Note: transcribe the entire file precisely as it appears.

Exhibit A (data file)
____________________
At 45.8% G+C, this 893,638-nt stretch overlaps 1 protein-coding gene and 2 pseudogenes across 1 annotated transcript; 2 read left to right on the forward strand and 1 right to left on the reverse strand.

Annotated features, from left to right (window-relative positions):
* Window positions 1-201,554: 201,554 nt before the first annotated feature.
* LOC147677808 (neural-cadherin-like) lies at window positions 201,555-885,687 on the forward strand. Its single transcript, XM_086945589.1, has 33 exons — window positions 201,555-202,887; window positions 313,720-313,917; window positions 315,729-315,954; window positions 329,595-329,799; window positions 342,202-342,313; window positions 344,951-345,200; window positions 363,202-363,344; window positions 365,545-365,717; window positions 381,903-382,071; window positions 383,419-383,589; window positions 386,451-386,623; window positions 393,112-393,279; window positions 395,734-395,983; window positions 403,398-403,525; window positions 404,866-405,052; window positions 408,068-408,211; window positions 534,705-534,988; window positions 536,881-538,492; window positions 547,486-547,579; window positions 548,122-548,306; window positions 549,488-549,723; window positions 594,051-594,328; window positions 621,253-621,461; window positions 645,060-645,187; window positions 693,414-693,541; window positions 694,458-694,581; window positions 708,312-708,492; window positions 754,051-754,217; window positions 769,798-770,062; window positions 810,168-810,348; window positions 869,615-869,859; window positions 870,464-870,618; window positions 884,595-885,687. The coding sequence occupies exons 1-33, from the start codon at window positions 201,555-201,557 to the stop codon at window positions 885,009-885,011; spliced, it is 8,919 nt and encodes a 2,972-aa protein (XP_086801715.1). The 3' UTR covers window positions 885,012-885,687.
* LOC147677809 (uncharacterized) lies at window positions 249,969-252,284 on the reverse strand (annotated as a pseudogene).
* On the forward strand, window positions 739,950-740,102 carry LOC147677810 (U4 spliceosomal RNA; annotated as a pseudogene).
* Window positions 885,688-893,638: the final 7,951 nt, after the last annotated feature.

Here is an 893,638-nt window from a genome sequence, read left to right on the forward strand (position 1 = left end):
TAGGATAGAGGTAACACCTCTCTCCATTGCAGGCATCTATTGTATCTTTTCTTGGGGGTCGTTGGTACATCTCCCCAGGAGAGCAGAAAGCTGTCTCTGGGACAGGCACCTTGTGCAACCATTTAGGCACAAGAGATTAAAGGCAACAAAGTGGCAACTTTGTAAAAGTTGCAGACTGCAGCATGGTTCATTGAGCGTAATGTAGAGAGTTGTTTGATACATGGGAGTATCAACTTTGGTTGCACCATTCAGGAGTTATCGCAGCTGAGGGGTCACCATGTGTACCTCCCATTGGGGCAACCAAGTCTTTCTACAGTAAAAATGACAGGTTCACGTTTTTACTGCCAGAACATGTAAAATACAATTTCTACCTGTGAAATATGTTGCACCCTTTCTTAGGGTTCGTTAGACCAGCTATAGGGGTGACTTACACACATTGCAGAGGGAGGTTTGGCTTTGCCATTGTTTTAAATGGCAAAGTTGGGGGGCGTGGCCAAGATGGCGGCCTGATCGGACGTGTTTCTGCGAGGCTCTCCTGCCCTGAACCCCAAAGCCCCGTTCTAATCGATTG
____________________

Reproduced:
At 45.8% G+C, this 893,638-nt stretch overlaps 1 protein-coding gene and 2 pseudogenes across 1 annotated transcript; 2 read left to right on the forward strand and 1 right to left on the reverse strand.

Annotated features, from left to right (window-relative positions):
* Window positions 1-201,554: 201,554 nt before the first annotated feature.
* LOC147677808 (neural-cadherin-like) lies at window positions 201,555-885,687 on the forward strand. Its single transcript, XM_086945589.1, has 33 exons — window positions 201,555-202,887; window positions 313,720-313,917; window positions 315,729-315,954; window positions 329,595-329,799; window positions 342,202-342,313; window positions 344,951-345,200; window positions 363,202-363,344; window positions 365,545-365,717; window positions 381,903-382,071; window positions 383,419-383,589; window positions 386,451-386,623; window positions 393,112-393,279; window positions 395,734-395,983; window positions 403,398-403,525; window positions 404,866-405,052; window positions 408,068-408,211; window positions 534,705-534,988; window positions 536,881-538,492; window positions 547,486-547,579; window positions 548,122-548,306; window positions 549,488-549,723; window positions 594,051-594,328; window positions 621,253-621,461; window positions 645,060-645,187; window positions 693,414-693,541; window positions 694,458-694,581; window positions 708,312-708,492; window positions 754,051-754,217; window positions 769,798-770,062; window positions 810,168-810,348; window positions 869,615-869,859; window positions 870,464-870,618; window positions 884,595-885,687. The coding sequence occupies exons 1-33, from the start codon at window positions 201,555-201,557 to the stop codon at window positions 885,009-885,011; spliced, it is 8,919 nt and encodes a 2,972-aa protein (XP_086801715.1). The 3' UTR covers window positions 885,012-885,687.
* LOC147677809 (uncharacterized) lies at window positions 249,969-252,284 on the reverse strand (annotated as a pseudogene).
* On the forward strand, window positions 739,950-740,102 carry LOC147677810 (U4 spliceosomal RNA; annotated as a pseudogene).
* Window positions 885,688-893,638: the final 7,951 nt, after the last annotated feature.

Here is an 893,638-nt window from a genome sequence, read left to right on the forward strand (position 1 = left end):
TAGGATAGAGGTAACACCTCTCTCCATTGCAGGCATCTATTGTATCTTTTCTTGGGGGTCGTTGGTACATCTCCCCAGGAGAGCAGAAAGCTGTCTCTGGGACAGGCACCTTGTGCAACCATTTAGGCACAAGAGATTAAAGGCAACAAAGTGGCAACTTTGTAAAAGTTGCAGACTGCAGCATGGTTCATTGAGCGTAATGTAGAGAGTTGTTTGATACATGGGAGTATCAACTTTGGTTGCACCATTCAGGAGTTATCGCAGCTGAGGGGTCACCATGTGTACCTCCCATTGGGGCAACCAAGTCTTTCTACAGTAAAAATGACAGGTTCACGTTTTTACTGCCAGAACATGTAAAATACAATTTCTACCTGTGAAATATGTTGCACCCTTTCTTAGGGTTCGTTAGACCAGCTATAGGGGTGACTTACACACATTGCAGAGGGAGGTTTGGCTTTGCCATTGTTTTAAATGGCAAAGTTGGGGGGCGTGGCCAAGATGGCGGCCTGATCGGACGTGTTTCTGCGAGGCTCTCCTGCCCTGAACCCCAAAGCCCCGTTCTAATCGATTG